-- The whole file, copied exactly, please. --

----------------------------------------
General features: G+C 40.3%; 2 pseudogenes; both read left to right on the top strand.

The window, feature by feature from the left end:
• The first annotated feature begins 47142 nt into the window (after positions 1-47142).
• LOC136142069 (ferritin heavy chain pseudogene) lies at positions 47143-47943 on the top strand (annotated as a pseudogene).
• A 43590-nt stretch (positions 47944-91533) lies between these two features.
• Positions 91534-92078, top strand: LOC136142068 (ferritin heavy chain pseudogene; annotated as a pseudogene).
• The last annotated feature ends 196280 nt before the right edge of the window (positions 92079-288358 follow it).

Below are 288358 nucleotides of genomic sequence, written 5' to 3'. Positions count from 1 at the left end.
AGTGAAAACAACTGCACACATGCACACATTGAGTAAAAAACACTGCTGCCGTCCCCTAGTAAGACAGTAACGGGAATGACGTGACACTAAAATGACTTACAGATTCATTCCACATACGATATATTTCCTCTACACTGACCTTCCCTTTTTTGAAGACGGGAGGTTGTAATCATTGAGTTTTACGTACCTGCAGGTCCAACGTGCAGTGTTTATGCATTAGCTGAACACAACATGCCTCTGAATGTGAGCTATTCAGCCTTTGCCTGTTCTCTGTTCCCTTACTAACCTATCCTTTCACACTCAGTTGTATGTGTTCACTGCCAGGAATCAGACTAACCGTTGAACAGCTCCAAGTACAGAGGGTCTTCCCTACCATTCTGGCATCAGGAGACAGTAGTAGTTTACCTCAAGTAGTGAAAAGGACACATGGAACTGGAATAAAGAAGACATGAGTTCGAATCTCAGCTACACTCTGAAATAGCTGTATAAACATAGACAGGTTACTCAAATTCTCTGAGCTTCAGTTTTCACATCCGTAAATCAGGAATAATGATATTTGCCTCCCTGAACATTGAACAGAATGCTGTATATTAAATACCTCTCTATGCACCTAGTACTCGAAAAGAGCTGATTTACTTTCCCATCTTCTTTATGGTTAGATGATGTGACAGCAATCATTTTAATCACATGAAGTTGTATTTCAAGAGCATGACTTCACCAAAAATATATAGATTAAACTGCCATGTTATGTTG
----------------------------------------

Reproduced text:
General features: G+C 40.3%; 2 pseudogenes; both read left to right on the top strand.

The window, feature by feature from the left end:
• The first annotated feature begins 47142 nt into the window (after positions 1-47142).
• LOC136142069 (ferritin heavy chain pseudogene) lies at positions 47143-47943 on the top strand (annotated as a pseudogene).
• A 43590-nt stretch (positions 47944-91533) lies between these two features.
• Positions 91534-92078, top strand: LOC136142068 (ferritin heavy chain pseudogene; annotated as a pseudogene).
• The last annotated feature ends 196280 nt before the right edge of the window (positions 92079-288358 follow it).

Below are 288358 nucleotides of genomic sequence, written 5' to 3'. Positions count from 1 at the left end.
AGTGAAAACAACTGCACACATGCACACATTGAGTAAAAAACACTGCTGCCGTCCCCTAGTAAGACAGTAACGGGAATGACGTGACACTAAAATGACTTACAGATTCATTCCACATACGATATATTTCCTCTACACTGACCTTCCCTTTTTTGAAGACGGGAGGTTGTAATCATTGAGTTTTACGTACCTGCAGGTCCAACGTGCAGTGTTTATGCATTAGCTGAACACAACATGCCTCTGAATGTGAGCTATTCAGCCTTTGCCTGTTCTCTGTTCCCTTACTAACCTATCCTTTCACACTCAGTTGTATGTGTTCACTGCCAGGAATCAGACTAACCGTTGAACAGCTCCAAGTACAGAGGGTCTTCCCTACCATTCTGGCATCAGGAGACAGTAGTAGTTTACCTCAAGTAGTGAAAAGGACACATGGAACTGGAATAAAGAAGACATGAGTTCGAATCTCAGCTACACTCTGAAATAGCTGTATAAACATAGACAGGTTACTCAAATTCTCTGAGCTTCAGTTTTCACATCCGTAAATCAGGAATAATGATATTTGCCTCCCTGAACATTGAACAGAATGCTGTATATTAAATACCTCTCTATGCACCTAGTACTCGAAAAGAGCTGATTTACTTTCCCATCTTCTTTATGGTTAGATGATGTGACAGCAATCATTTTAATCACATGAAGTTGTATTTCAAGAGCATGACTTCACCAAAAATATATAGATTAAACTGCCATGTTATGTTG